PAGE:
NORTHBOROUGH, Mass. —Members of the Jewish and Christian communities spoke out Wednesday against a proposal to eliminate religious holidays from the school calendar in Northborough and Southborough.
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“Why don’t you pick Christmas and Easter and have school on those two days?” said Adam Winter of Northborough. “How would you feel?”
Winter’s comment reflected the depth of emotion many in the Jewish community expressed to members of the Southborough, Northborough and Northborough-Southborough school committees about the topic.
A recent calendar study committee recommended dropping Rosh Hashanah, Yom Kippur and Good Friday from school calendars in all three districts.
The committee – which included parents in addition to administrators and school committee members – reasoned that doing so would create more continuity to the beginning of the school year and would be more fair to Hindus and Muslims, who get no dedicated days off.
But Jewish residents from both towns said Wednesday that removing the holidays would be a step backward.
“We’ve been here before,” said longtime Northborough resident Jonas Goldenberg, who said he remembers when the decision was made to institute the holidays.
“It really feels like it’s moving back in time to (when) people weren’t sensitive to the religious beliefs of others.”
Goldenberg and others said a commitment from the school to not hold tests or major athletic events on the religious holidays isn’t enough.
“It’s a sign of respect for another religion,” he said of the day off, and helps teach children of other religions the meaning of tolerance.
Rachel Gurevitz, rabbi of Congregation B’nai Shalom in Westborough, said parents in some towns have told her teachers don’t always follow the directive to not hold tests on holy days.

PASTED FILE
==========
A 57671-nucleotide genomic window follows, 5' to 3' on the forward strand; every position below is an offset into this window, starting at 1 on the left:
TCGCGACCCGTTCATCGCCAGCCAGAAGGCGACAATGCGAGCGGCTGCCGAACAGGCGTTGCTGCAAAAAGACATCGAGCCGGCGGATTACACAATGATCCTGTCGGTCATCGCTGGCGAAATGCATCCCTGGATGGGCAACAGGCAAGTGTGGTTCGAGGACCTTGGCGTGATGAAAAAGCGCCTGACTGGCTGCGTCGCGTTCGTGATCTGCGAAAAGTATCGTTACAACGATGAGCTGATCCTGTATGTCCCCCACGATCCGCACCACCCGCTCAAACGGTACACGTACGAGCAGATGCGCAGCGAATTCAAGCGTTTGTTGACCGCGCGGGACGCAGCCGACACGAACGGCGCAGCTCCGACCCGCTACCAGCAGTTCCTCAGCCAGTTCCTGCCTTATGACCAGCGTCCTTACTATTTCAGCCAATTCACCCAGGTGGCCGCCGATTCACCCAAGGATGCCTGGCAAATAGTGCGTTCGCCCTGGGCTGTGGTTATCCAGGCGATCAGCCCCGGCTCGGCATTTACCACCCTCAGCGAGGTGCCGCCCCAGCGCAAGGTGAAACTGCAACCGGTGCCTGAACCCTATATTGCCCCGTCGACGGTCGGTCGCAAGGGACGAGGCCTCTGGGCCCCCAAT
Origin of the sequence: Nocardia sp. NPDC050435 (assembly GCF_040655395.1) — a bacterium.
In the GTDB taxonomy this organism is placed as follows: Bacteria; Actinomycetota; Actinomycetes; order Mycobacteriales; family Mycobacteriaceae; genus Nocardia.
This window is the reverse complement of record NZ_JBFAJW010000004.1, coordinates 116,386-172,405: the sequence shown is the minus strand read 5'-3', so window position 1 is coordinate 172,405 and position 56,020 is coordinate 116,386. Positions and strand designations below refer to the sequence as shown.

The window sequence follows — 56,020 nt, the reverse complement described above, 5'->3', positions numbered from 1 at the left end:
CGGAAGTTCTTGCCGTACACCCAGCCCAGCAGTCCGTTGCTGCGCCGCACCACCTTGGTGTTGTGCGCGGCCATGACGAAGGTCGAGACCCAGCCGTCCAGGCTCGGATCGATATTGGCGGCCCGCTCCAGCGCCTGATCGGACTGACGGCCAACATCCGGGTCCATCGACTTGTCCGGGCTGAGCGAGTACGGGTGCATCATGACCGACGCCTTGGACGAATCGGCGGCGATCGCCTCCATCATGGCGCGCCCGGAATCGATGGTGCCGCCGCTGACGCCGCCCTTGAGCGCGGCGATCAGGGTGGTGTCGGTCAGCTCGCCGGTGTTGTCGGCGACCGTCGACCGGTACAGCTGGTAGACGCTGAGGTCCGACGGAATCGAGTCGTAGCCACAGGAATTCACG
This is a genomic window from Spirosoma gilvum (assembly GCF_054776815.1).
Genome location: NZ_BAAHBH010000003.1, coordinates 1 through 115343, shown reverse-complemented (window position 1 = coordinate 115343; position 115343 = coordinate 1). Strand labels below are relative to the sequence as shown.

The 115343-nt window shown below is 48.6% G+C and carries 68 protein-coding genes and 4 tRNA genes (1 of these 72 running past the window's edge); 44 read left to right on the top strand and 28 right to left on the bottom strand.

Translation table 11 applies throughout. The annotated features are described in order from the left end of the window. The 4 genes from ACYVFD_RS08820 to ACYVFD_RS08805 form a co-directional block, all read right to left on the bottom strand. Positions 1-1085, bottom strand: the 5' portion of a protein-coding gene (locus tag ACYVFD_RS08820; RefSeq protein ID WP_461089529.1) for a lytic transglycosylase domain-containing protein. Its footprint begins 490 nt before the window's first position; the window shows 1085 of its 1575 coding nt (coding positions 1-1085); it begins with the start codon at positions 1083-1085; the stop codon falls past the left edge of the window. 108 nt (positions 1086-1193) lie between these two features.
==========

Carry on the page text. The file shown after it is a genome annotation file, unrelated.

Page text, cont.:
Rabbi Michael Swarttz of Beth Tikva Synagogue said the policy change would be “a great step backward” as Jews increasingly struggle to maintain their religious identities in modern society.
Rachel Lipkin, a teacher in Southborough, said her fourth-grader son asked her to speak up because he felt it would be “really scary” to choose between school and his religion.
“The choice just isn’t a fair thing to put on young children,” she said – a comment echoed by several others.
Ernie Rivard, associate pastor at St. Rose of Lima Catholic Church and chairman of the Northborough Interfaith Clergy Association, also spoke against the proposal.
“In a way I think it marginalizes some of the sacred (aspect),” he said, by treating it just like any other day.
Most of the 12 or so people who spoke are against the policy, as another 15 or so audience members nodded their heads in agreement. Several School Committee members indicated they had concerns about the policy, including Joan Frank, who said she wouldn’t vote for it.
Susan Dargan, chairwoman of the Northborough-Southborough School Committee, suggested the three committees get their policy subcommittees together and try to make one unified recommendation to take back to their respective boards.
A date for that meeting was not set, but Dargan said it would be a public meeting that will be posted soon.